'Say 'No' to US settlement pressure'

Hundreds of right-wing protesters, MKs rally outside PM's house in J'lem; activists erect new outposts.

right wing rally 248 88 (photo credit: Tovah Lazaroff)
right wing rally 248 88
(photo credit: Tovah Lazaroff)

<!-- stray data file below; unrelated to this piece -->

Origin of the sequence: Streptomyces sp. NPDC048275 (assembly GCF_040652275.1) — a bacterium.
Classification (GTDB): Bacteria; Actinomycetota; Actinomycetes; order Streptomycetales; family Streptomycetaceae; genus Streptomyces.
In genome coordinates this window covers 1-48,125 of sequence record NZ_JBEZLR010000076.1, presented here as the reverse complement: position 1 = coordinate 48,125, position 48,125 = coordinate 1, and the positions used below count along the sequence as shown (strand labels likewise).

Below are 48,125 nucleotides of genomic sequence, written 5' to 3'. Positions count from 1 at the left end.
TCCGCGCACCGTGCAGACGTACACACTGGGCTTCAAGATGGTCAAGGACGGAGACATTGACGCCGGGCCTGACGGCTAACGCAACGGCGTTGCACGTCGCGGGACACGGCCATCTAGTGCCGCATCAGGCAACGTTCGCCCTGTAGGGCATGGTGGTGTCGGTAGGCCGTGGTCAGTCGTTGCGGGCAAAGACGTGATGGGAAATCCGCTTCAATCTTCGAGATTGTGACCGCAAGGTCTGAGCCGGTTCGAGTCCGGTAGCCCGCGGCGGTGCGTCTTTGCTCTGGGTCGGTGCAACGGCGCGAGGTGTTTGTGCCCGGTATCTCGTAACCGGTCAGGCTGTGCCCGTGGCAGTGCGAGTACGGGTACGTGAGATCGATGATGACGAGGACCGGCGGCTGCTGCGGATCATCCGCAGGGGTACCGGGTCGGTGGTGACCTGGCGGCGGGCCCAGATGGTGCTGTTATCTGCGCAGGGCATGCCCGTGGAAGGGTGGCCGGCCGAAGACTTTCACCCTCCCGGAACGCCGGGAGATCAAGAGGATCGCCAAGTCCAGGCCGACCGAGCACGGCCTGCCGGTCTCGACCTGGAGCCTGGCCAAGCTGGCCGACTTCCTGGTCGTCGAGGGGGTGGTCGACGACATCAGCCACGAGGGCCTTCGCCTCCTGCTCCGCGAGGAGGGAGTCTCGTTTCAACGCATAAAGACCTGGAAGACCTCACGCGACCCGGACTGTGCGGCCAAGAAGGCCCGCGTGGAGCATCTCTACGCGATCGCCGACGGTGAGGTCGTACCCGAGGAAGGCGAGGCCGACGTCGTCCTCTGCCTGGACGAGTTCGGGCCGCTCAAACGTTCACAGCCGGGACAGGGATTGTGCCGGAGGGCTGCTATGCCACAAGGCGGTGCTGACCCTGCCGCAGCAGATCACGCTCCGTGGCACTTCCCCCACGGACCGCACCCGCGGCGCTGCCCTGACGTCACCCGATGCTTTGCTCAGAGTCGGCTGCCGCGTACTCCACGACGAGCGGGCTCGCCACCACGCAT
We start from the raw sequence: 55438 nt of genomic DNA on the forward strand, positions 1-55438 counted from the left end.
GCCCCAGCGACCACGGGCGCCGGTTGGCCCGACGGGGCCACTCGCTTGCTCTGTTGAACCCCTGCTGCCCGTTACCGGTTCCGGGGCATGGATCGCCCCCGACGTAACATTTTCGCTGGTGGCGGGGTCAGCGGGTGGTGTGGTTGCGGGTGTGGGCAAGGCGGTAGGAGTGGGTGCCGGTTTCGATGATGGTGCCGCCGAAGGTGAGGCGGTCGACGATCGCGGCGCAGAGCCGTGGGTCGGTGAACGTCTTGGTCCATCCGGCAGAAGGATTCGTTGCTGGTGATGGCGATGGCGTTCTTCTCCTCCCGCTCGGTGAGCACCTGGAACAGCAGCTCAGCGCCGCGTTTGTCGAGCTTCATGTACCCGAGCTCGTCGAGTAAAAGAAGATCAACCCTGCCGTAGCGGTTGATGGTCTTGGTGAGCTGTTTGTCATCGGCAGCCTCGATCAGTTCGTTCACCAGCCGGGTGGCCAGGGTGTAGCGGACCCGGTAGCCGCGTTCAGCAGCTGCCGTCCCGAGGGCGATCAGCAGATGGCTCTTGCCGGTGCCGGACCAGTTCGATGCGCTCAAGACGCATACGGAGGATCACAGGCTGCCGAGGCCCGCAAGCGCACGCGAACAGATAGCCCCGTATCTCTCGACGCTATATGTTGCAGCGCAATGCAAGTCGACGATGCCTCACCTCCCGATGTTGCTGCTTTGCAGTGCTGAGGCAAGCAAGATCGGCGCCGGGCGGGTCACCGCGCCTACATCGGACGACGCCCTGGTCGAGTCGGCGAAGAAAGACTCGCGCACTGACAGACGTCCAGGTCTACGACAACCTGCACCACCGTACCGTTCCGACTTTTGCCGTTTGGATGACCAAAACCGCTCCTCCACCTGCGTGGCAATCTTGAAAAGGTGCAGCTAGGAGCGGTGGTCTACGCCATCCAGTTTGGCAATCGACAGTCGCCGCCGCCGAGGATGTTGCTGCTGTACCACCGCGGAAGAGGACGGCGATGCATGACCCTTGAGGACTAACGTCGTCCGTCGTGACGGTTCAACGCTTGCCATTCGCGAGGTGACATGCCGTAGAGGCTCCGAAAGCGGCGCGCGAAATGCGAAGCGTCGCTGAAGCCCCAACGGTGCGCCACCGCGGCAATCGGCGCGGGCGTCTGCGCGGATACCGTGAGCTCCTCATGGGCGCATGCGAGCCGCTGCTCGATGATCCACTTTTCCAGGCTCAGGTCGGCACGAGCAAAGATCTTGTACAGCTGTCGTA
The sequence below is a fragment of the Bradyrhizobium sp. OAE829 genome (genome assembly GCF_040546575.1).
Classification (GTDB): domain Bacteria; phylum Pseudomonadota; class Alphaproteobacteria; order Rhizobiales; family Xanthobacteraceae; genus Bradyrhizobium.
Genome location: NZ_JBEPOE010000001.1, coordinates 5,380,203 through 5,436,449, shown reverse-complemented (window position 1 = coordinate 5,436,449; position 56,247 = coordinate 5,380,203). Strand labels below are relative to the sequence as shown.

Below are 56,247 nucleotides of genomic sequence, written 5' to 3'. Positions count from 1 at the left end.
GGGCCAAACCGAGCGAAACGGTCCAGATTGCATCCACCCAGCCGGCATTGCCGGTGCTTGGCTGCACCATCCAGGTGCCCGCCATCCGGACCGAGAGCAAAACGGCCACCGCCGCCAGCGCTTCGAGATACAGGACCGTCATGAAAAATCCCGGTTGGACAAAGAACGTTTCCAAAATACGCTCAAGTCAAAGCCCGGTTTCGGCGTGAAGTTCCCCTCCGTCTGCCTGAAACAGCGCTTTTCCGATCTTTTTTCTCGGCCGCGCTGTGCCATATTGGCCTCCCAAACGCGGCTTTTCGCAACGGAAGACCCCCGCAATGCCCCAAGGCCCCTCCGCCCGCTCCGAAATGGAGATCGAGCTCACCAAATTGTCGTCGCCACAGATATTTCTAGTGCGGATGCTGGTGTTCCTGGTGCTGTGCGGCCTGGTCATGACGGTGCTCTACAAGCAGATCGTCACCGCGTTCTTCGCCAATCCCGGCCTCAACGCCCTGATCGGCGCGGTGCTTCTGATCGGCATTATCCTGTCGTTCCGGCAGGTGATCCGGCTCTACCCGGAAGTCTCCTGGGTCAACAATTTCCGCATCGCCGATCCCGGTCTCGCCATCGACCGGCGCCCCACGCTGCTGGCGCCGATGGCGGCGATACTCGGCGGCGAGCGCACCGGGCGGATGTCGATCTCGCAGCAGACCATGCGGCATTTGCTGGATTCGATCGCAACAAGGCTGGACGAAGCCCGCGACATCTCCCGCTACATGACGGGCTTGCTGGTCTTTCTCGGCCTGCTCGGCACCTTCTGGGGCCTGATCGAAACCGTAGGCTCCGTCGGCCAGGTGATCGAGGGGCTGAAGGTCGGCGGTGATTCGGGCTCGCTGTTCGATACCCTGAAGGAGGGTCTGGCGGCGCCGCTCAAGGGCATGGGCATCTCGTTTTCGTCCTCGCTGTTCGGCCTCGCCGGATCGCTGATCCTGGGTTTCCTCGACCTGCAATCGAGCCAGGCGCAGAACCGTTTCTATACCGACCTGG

Calling on Israel to simply say "no" to US pressure to freeze settlement activity and to divide the capital, close to a thousand people rallied outside Prime Minister Binyamin Netanyahu's Jerusalem home Monday evening. "People tell us that it is impossible to stand up against American pressure; there is no bigger lie," yelled out Dani Dayan, who heads the Council of Jewish Communities of Judea, Samaria and the Gaza Strip, which helped to organize the event. It was timed to coincide with US envoy George Mitchell's visit to Israel. Netanyahu's government should be concerned with its election promises to support the settlements, rather than with its obligations to the US, Dayan said. This government has an obligation to return Israel to the Zionist path of settling the land, he said. Prior to the rally Dayan told The Jerusalem Post he hoped "Netanyahu will learn lessons from those who preceded him." He added that "David Ben-Gurion founded Israel in spite of American pressure... Menachem Begin destroyed Osirak in spite of American opposition, and Yitzhak Shamir rejected American demands to stop construction." Demonstrators held signs that said, "Yes to Israeli Independence! No to American Demands!" Other signs read, "Israel will not fold." Holding aloft a banner bearing the legend "Stop Screwing Israel," Zvi November of Ramat Eshkol in Jerusalem told the Post: "All of the land of Israel belongs to Am Yisrael... There are 22 Arab states comprising five and a quarter million square miles of land - they don't need ours." He questioned the "American foreign policy that has given rise to former Fatah terrorists now working as policemen being given AK-47 semi-automatic rifles." MK Uri Ariel (National Union) told the Post: "There's no place in the world where Jews are unable to build themselves a home, but America doesn't want to allow us to build here - we are here to protest the American interference on this matter." MK Arye Eldad (National Union) said, "We are hoping to change the perfect silence characterized by those elected to Netanyahu's government on the supposition that they are faithful to Israel and Israel's best interests. It is clear that Netanyahu is on the verge of total collapse and MKs like [Israel Beiteinu's Uzi] Landau and [the Likud's Gideon] Sa'ar, who were regarded as rebels because they were against the disengagement, are now silent on this issue. "At the best they will voice quiet opposition to American attempts to dictate to Israel, but this is a time when we need to be strong," Eldad told the Post. Samaria Regional Council head Gershon Mesika said Israel was not fighting with the US about outposts or settlement building, but rather about its right to exist. The only place Palestinians wanted to see Israelis was in the sea, said Mesika. Jerusalem city councilman Yakir Segev, who holds the east Jerusalem portfolio in the municipality, told the crowd: "We have to defend Jerusalem with our hearts, with action, with our souls. We must defend it to allow every single Israeli Jew and Arab to walk freely in his land, the State of Israel." Even as settler leaders, politicians and supporters rallied in the capital, other activists spent the day in Judea and Samaria trying to set up new outposts as part of an overall strategy by the Land of Israel Faithful group to expand Jewish holdings in the West Bank. For the past two years the group has held events in which it has laid the groundwork for new outposts in eight sites. On Monday it started a two-day action to strengthen three of those sites and begin eight new ones. At one called Netzer, located between the Elazar and Alon Shvut settlements in Gush Etzion, border policemen dispersed a group of 15 teens who had gathered there and detained three of them. The IDF placed a jeep at either end of the dirt path that leads to the site and declared the area a closed military zone. Two other teens were detained by police at a site called Inbalmin, near the Ma'aleh Michmash settlement in the Binyamin region. At a hilltop outside of the Avnei Hefetz settlement in Samaria, however, former Kedumim mayor Daniella Weiss said that some hundred activists managed to gather near a new outpost site. Activists would return on Tuesday to the three sites as well as to eight others in Judea and Samaria, she said.